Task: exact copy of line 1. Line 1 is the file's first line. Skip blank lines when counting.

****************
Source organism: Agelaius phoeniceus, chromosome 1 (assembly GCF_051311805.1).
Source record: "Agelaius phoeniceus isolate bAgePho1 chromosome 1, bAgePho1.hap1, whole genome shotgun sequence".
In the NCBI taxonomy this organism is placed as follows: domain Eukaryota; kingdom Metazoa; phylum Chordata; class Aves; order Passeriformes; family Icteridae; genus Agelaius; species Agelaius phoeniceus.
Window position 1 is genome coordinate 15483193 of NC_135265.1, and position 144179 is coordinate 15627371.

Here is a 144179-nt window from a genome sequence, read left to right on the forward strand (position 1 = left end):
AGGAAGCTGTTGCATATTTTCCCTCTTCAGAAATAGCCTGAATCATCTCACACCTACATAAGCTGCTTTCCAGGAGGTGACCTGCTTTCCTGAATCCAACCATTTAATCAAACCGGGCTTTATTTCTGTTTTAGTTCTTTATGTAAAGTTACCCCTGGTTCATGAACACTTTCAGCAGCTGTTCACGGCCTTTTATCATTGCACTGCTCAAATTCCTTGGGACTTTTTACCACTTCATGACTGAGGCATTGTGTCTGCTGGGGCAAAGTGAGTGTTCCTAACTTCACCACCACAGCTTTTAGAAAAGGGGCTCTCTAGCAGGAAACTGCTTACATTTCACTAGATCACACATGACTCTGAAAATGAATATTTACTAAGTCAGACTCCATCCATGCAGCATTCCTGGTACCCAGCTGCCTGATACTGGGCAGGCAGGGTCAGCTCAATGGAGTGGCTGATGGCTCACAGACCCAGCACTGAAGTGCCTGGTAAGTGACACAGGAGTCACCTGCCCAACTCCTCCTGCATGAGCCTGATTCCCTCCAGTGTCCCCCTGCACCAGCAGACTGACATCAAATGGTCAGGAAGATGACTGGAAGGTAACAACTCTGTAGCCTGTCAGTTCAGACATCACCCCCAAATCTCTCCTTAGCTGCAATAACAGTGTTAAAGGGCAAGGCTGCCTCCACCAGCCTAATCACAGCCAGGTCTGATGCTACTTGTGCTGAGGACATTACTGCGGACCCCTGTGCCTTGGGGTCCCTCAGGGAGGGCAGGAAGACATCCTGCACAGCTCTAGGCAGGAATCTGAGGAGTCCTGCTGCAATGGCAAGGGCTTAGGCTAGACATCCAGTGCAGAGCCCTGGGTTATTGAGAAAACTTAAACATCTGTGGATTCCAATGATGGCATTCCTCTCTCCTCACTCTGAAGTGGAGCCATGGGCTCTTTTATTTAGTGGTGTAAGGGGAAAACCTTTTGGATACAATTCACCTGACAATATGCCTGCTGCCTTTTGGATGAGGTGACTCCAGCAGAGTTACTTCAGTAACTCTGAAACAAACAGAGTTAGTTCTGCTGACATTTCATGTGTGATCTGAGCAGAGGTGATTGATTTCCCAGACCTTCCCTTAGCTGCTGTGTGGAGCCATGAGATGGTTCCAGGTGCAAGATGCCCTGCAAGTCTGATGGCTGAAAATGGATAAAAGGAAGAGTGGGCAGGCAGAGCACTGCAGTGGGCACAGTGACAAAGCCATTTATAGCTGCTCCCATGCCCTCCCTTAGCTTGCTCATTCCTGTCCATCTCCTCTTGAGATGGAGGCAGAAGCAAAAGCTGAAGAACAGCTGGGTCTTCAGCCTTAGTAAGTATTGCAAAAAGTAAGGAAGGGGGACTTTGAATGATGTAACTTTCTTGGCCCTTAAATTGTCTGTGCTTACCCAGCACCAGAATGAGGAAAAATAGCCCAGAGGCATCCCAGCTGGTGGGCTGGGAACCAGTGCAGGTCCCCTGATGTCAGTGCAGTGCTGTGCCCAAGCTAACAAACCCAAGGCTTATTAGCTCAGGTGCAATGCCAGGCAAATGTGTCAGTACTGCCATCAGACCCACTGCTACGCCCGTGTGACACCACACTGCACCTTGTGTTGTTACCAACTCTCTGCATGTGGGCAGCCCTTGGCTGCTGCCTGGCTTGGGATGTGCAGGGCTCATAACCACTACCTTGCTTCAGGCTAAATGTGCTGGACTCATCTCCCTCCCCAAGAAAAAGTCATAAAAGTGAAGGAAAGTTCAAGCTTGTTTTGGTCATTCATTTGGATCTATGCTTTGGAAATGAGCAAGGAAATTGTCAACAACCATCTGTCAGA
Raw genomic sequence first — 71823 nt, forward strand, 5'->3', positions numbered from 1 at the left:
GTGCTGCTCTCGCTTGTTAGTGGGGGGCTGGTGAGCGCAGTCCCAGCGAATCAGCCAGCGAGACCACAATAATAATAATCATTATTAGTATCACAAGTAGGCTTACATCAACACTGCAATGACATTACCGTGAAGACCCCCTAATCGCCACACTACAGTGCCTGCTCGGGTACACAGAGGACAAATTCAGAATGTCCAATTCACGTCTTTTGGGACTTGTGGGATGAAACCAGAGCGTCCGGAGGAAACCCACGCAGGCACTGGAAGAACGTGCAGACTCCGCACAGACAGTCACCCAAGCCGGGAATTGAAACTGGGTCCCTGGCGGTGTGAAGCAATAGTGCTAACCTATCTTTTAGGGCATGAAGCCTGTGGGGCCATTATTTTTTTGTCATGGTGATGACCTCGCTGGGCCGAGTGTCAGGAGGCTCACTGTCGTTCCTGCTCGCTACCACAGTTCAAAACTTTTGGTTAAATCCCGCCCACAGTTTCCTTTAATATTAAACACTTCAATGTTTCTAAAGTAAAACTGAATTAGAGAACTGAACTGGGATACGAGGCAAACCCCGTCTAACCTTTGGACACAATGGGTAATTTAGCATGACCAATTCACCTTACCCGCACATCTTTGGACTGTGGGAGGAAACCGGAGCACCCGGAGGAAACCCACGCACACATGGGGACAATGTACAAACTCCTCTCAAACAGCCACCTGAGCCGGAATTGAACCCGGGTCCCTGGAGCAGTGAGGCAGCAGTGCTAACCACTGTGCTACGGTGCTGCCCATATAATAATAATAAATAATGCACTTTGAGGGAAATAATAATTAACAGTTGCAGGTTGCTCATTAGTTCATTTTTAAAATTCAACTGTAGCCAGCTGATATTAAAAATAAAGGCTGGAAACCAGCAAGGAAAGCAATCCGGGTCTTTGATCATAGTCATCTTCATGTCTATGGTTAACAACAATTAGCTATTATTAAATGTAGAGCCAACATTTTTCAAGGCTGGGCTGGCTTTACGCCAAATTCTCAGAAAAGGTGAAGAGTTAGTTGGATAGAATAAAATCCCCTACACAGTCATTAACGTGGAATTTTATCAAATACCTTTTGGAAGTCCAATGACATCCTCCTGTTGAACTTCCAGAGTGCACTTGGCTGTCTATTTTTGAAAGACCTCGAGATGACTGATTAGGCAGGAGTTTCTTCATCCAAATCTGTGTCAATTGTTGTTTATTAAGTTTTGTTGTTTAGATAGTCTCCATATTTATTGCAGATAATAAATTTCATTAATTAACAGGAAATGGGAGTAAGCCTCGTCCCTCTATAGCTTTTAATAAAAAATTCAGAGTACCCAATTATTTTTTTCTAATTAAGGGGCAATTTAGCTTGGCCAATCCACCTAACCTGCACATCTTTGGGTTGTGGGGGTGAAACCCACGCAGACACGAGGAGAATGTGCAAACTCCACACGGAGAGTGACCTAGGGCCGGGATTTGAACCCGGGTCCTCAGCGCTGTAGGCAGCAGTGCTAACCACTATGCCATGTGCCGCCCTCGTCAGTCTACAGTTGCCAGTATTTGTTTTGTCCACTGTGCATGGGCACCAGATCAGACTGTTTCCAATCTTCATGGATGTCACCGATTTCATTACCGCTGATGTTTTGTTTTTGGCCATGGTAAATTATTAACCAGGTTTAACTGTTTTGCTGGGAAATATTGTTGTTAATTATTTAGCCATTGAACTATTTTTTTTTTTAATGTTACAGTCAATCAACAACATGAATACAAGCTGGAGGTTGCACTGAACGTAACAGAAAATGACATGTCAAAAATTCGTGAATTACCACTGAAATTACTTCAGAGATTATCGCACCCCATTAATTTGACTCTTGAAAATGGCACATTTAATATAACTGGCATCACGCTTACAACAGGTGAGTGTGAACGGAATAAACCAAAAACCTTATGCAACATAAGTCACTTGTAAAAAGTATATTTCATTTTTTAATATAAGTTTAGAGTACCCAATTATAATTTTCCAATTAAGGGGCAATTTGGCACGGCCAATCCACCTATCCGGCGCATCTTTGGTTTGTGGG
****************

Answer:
Source organism: Agelaius phoeniceus, chromosome 1 (assembly GCF_051311805.1).